What challenge do you encounter when measuring performance via financial throughput?



In the answer to an earlier question — How do you measure and define performance? — it was suggest to use the metric of financial throughput to measure the performance. How well accepted is that? And what challenges come with it?


It is a challenge in more than one way.

The idea of using financial throughput as a metric to measure performance, is often not welcome. Typically it is not welcome by people on the operational side of organization (say like software developers), because those people are accustomed to reason about performance through different terms and different metrics.

This is a challenge whenever you encounter the resistance of any individual or team who are already using and accustomed to their own “local” metric.

With reference to that earlier reply, such instances are represented for example by the utilization figures that motivate the production manager, or the sales commission figures that motivate the salesman. So it takes quite a bit of effort to, not so much “convince,” but to make people “understand” that if they are all “rowing” in the same direction, then they will get to there faster rather than if they are pulling in different directions.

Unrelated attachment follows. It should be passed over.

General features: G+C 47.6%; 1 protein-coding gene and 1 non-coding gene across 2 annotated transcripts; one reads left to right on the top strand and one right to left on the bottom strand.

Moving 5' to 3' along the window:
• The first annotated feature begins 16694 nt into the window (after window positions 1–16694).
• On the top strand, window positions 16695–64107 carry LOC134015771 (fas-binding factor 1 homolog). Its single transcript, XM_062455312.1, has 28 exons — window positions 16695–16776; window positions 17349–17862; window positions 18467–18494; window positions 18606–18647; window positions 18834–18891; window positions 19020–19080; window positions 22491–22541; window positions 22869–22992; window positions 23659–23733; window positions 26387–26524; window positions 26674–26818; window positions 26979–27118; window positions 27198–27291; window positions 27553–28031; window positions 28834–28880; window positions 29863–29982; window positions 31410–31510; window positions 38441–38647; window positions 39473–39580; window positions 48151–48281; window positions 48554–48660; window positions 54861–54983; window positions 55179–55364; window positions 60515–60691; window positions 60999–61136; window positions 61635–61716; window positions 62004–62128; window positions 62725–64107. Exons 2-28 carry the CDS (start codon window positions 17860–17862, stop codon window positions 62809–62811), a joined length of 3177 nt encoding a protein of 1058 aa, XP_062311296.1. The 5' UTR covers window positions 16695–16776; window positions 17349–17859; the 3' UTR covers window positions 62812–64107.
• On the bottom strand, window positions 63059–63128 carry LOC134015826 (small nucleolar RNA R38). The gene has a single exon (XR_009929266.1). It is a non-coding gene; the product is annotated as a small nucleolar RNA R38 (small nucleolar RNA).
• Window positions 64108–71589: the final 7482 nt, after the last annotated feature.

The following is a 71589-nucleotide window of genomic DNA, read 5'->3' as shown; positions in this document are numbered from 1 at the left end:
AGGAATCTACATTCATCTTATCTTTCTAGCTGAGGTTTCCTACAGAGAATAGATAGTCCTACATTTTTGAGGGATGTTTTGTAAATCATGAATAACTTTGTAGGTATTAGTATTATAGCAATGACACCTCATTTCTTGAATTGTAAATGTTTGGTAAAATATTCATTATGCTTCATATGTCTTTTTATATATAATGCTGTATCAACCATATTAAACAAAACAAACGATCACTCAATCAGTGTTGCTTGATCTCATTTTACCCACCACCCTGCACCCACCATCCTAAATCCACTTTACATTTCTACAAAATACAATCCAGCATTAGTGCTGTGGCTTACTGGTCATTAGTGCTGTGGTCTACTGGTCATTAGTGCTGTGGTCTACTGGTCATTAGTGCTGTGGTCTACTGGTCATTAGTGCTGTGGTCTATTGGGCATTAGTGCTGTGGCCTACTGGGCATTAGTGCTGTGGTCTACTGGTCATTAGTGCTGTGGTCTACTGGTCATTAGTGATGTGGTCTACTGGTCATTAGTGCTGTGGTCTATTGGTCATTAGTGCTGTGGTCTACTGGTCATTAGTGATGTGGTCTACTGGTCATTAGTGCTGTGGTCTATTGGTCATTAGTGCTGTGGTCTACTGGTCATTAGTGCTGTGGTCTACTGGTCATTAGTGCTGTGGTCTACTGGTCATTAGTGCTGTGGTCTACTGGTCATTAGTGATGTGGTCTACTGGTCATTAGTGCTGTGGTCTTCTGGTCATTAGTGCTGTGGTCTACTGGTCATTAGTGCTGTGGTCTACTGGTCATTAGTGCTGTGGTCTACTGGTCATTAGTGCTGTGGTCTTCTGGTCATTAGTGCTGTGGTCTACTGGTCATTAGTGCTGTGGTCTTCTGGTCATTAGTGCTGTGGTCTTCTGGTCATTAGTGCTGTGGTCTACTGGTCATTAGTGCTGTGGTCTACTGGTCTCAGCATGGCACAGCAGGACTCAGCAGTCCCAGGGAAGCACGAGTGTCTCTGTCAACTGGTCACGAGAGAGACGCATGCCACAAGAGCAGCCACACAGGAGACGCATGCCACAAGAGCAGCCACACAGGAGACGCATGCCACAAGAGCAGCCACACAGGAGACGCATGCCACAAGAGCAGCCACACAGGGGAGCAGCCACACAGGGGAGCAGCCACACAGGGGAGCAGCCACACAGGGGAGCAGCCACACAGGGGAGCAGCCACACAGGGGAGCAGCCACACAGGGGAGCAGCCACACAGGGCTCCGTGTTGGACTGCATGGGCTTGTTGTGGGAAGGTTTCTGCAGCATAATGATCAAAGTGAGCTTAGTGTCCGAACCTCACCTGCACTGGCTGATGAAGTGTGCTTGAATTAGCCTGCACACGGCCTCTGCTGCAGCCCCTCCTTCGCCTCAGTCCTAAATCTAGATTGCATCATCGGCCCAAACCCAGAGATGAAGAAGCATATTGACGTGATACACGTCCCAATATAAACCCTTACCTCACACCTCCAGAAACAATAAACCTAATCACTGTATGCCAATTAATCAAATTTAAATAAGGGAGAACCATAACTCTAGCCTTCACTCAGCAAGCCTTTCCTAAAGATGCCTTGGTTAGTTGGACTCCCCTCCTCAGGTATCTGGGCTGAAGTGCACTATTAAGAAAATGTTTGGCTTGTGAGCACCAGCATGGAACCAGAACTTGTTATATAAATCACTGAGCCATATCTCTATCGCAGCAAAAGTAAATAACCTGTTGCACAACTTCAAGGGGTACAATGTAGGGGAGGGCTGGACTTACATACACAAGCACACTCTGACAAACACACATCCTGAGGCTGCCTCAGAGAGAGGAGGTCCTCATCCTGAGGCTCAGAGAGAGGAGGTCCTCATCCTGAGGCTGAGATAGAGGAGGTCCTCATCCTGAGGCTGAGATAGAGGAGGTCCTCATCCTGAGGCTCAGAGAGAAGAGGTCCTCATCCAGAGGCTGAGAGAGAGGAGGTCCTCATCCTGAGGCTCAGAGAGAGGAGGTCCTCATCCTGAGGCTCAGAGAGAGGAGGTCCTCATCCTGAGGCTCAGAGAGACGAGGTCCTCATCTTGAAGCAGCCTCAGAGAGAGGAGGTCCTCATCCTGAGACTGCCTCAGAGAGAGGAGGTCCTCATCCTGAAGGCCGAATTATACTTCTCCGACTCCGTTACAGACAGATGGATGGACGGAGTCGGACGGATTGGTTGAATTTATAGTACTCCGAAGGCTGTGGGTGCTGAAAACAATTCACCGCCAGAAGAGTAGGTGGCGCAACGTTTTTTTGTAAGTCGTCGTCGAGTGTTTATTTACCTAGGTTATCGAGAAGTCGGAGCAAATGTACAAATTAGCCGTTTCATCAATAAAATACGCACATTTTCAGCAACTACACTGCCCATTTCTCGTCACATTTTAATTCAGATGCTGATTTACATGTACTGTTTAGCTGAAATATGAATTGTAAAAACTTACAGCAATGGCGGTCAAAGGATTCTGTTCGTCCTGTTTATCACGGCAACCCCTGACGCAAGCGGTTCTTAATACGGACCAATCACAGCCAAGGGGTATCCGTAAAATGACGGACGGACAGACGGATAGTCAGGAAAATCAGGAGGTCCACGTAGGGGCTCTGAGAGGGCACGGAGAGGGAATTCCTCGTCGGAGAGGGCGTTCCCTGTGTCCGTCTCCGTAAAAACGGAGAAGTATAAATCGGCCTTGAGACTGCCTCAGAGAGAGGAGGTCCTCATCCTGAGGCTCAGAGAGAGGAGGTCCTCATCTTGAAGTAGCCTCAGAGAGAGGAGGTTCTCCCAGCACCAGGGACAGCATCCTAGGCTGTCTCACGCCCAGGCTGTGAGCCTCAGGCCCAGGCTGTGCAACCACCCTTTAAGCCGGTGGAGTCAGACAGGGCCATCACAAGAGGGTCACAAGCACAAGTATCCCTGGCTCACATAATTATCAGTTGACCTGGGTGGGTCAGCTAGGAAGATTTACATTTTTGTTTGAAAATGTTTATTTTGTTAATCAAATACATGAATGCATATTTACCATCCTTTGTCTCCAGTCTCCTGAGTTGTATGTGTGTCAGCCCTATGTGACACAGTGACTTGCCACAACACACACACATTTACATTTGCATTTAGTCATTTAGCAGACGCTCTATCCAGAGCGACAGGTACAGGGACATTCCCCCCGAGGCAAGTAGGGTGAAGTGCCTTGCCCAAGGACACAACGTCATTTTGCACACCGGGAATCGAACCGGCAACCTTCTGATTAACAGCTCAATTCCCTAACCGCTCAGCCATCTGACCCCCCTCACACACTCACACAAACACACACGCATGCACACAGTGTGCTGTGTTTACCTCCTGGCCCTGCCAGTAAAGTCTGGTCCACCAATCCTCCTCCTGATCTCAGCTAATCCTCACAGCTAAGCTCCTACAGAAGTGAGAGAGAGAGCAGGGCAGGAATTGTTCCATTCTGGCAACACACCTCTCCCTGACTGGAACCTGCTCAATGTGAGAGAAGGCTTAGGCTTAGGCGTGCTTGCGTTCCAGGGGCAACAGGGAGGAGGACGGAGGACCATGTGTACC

The financial throughput metric will also encounter objections and reservations from the people who usually are in charge of finance, like accountants and CFOs.

Finance people are not accustomed to reasoning in terms of financial throughput. Any throughput metric represents a rate or a velocity, and hence implies the presence of the time dimension. Finance people are not really accustomed to considering time. Time needs to be considered beyond mere impact on cash flows or the so called “time value for money.” Instead time needs to be considered as a constraining dimension that prevents you from doing things concurrently, and forces you to do things in a certain sequence or another. It is that kind of physically constraining impact of the time dimension that escapes the experience and analysis of finance people.

Furthermore you have to tread very carefully, because the finance people are actually those who are in charge of investments — investments that you might actually need to sustain your performance improvement initiative.

The challenge doubles. You do not only have to make finance people comfortable with the idea of throughput, and understand why you are proposing these metrics, but you must also make the case that it is worthwhile to invest money to go in this direction. In other words, you must be able to make a substantiated economic argument.

Of course, if you are able to follow through the whole reasoning around financial throughput, at the end you will be able to show that it bears a significant impact on the bottom line.